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McGeeney blasts 'pathetic' Kildare

Kieran McGeeney laid the blame for defeat to Tyrone fairly and squarely at the feet of his misfiring attack.

The Lilywhites wilted at O'Neill Park, where they flopped in front of goal. McGeeney was furious at his side's paltry return of five points, all but one of them scored by All-Star attacker Johnny Doyle.

And as Tyrone cantered to a win that takes them a step closer to promotion, the Leinster men were left to reflect painfully on a game that saw them go almost 50 minutes without scoring, and which almost certainly condemned them to another season in Division Two.


"The forwards have to put their hands up. They had plenty of ball in the first half," said McGeeney.

"Forwards get the credit when they score the points, and when they don't, it's always somebody else's fault. The forwards were terrible.

"To score, basically, three points in 68 or 69 minutes at this level of football is pathetic."

The Kildare boss wasn't overly concerned when Doyle and Ronan Sweeney knocked over the points that brought his side to within one of wind-assisted Tyrone on 21 minutes.

But they failed to add another point until the 33rd minute of the second half, while the Red Hands skated clear with some impressive attacking football.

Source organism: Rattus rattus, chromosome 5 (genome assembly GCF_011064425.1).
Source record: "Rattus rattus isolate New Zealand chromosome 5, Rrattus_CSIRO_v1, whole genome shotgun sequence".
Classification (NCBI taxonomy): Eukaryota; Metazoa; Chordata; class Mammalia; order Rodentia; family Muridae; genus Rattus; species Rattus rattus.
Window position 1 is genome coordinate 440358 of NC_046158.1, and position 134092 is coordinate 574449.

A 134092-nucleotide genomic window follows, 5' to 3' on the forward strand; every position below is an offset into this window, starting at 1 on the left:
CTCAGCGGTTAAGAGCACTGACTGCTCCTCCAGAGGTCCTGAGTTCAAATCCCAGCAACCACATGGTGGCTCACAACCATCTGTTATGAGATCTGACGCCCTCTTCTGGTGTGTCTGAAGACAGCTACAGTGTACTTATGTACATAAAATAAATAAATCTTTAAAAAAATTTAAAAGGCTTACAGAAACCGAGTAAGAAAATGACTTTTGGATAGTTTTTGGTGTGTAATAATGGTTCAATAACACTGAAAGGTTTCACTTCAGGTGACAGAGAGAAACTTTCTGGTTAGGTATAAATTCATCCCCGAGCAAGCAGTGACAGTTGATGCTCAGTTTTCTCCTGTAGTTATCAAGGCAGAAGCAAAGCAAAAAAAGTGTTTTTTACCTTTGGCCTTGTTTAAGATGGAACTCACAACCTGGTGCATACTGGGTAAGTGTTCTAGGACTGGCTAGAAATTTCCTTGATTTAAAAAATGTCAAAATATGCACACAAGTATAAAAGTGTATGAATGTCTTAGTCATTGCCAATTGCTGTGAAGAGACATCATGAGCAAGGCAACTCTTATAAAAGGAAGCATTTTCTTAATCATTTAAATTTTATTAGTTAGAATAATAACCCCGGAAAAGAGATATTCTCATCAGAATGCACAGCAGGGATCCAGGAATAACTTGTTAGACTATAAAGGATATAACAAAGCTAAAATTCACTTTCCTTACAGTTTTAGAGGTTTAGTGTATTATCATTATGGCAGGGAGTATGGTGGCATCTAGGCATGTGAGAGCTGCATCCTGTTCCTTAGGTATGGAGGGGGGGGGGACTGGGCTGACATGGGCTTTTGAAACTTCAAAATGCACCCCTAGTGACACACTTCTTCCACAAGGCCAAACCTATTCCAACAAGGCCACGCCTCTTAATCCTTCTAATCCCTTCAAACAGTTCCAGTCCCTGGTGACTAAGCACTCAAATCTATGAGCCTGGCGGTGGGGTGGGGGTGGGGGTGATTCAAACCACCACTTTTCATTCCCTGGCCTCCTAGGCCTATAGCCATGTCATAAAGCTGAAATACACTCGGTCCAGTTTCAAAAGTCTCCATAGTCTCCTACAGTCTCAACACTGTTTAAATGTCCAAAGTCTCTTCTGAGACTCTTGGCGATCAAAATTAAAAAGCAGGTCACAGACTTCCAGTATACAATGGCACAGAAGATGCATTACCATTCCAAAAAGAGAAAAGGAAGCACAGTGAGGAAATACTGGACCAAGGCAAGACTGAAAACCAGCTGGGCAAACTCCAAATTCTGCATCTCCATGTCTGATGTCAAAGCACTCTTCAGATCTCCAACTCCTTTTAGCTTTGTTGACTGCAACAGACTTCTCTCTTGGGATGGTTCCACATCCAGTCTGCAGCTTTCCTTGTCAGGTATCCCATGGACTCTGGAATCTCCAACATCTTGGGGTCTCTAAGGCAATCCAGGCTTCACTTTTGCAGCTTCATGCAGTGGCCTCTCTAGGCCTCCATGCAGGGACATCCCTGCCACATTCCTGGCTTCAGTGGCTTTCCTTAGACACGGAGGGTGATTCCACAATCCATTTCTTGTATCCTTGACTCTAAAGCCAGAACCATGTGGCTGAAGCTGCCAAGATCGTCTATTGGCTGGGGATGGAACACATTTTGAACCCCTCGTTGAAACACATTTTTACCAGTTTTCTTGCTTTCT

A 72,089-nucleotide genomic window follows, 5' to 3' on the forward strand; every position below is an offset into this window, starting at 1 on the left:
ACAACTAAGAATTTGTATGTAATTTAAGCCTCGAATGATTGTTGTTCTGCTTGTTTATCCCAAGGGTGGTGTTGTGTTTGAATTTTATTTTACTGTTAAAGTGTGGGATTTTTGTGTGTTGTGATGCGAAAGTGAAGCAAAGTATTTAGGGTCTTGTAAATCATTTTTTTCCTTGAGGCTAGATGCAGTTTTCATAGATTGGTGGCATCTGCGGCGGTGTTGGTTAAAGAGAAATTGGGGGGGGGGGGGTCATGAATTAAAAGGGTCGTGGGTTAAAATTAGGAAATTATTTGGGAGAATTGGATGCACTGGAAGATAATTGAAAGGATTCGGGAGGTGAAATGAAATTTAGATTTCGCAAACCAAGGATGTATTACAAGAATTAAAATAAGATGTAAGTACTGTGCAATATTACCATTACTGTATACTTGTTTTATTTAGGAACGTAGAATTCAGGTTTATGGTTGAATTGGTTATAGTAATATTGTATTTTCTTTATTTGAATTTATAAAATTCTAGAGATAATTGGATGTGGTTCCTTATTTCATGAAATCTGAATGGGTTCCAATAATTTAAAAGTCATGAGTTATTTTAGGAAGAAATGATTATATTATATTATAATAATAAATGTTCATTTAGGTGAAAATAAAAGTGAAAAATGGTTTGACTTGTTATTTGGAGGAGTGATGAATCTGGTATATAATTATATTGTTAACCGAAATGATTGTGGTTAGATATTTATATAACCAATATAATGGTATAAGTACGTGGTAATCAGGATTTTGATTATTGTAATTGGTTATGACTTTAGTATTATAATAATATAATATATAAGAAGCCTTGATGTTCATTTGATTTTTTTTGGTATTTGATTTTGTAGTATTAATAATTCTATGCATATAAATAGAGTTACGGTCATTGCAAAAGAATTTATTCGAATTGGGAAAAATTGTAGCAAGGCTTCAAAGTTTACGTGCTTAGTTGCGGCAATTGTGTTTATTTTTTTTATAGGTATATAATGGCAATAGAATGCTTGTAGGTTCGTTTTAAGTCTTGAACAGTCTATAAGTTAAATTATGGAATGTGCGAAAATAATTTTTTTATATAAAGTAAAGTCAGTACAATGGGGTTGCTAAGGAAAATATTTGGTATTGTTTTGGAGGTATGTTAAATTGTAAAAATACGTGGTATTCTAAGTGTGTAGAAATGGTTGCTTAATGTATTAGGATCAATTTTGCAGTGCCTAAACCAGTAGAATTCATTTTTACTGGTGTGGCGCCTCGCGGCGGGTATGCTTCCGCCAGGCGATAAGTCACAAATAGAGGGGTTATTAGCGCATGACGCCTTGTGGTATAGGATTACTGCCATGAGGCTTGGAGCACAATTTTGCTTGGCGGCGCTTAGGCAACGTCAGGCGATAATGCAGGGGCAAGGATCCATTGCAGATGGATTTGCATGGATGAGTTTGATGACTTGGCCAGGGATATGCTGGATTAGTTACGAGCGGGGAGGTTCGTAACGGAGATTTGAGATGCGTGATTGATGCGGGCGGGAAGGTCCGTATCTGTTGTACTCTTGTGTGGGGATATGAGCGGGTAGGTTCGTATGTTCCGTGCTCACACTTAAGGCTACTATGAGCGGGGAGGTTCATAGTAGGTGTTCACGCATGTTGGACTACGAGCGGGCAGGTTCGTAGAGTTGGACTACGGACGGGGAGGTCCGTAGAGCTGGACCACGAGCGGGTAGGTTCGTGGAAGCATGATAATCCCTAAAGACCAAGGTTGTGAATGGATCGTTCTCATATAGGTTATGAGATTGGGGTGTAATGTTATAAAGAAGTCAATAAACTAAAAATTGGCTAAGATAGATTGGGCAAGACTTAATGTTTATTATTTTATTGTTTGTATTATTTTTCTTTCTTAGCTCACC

Martin Penrose, Brian McGuigan and Kevin Hughes hit eye-catching scores as they turned around at the break with a 0-9 to 0-3 advantage.

And in the second half the home side displayed composure and comfort on the ball, playing the game on their own terms and at their own pace, with McGuigan at the centre of their most positive plays.

"I didn't expect anything less from this team. It was good to get those nine points, good to get that cushion of six points, but I always felt that we have the team that can control play and can handle the ball with composure, and therefore playing against the breeze isn't that big an issue with us," said Tyrone boss Mickey Harte.

"They play controlled football anyway. I was happy enough at half-time that we would play with composure, play with control.

"I didn't expect that we'd win by as much, but I felt that we had enough of a lead that we would be able to protect it by getting some more."

Tyrone only scored four points in the second half, three of them from Mark Donnelly, a pre-match replacement for Stephen O'Neill, but they never looked troubled. Kildare's two scores came from late Doyle frees.

It was Tyrone's day, made all the brighter by the second half appearances of Brian Dooher and Philip Jordan for their first action of the season.